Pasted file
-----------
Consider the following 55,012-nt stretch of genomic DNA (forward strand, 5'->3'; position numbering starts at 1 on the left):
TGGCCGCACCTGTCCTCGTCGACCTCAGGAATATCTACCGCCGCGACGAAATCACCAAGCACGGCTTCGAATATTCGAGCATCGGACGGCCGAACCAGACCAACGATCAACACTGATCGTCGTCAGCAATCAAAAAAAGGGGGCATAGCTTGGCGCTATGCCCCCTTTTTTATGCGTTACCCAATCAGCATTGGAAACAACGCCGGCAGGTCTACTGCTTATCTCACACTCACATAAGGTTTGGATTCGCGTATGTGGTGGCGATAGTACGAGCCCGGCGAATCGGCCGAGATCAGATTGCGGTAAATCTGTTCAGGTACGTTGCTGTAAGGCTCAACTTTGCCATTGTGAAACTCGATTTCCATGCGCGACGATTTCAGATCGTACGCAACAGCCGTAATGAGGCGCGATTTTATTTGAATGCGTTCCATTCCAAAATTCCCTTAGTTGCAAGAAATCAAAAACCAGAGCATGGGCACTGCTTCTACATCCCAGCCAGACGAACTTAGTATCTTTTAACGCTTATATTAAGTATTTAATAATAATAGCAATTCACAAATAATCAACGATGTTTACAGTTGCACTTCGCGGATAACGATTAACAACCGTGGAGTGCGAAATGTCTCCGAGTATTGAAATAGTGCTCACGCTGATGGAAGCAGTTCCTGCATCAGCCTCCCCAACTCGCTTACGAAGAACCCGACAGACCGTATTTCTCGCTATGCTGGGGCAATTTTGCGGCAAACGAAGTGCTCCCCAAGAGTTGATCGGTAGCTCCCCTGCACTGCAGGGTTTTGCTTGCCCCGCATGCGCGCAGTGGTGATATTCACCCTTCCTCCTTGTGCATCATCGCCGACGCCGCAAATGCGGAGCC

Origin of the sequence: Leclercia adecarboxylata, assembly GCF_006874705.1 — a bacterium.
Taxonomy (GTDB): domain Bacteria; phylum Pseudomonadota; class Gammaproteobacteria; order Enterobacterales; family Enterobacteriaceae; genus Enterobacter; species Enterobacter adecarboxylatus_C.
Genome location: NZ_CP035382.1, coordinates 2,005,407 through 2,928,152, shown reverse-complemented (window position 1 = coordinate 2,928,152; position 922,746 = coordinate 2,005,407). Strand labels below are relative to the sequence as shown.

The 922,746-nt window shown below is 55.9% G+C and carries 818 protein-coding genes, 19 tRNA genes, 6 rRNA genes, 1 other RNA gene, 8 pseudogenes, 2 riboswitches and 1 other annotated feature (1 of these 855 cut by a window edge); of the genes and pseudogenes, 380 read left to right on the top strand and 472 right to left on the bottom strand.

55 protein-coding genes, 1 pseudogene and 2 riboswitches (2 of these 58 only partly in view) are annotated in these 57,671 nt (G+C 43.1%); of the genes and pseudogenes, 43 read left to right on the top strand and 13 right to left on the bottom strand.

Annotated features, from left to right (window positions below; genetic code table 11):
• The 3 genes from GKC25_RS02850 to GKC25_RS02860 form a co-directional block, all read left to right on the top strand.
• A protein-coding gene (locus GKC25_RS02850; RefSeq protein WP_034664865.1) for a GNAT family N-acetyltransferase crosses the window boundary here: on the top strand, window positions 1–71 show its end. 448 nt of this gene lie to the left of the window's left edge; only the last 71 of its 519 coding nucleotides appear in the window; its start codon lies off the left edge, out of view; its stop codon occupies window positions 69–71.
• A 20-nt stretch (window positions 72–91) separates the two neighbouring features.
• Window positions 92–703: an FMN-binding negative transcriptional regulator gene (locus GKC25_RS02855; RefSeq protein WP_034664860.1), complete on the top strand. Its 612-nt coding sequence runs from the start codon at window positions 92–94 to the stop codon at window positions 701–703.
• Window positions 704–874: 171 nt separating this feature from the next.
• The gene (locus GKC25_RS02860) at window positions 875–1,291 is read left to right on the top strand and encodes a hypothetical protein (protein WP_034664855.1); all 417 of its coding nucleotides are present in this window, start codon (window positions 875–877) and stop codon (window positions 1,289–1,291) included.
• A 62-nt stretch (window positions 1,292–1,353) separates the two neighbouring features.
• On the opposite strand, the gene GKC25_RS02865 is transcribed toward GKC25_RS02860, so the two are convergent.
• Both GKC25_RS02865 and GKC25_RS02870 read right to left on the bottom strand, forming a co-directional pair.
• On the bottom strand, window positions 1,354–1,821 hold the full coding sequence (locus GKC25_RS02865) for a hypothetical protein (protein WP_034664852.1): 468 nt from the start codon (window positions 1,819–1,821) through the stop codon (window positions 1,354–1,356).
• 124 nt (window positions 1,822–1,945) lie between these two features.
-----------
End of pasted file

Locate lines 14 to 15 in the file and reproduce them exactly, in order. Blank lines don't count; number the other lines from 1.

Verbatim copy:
• The gene (locus GKC25_RS02860) at window positions 875–1,291 is read left to right on the top strand and encodes a hypothetical protein (protein WP_034664855.1); all 417 of its coding nucleotides are present in this window, start codon (window positions 875–877) and stop codon (window positions 1,289–1,291) included.
• A 62-nt stretch (window positions 1,292–1,353) separates the two neighbouring features.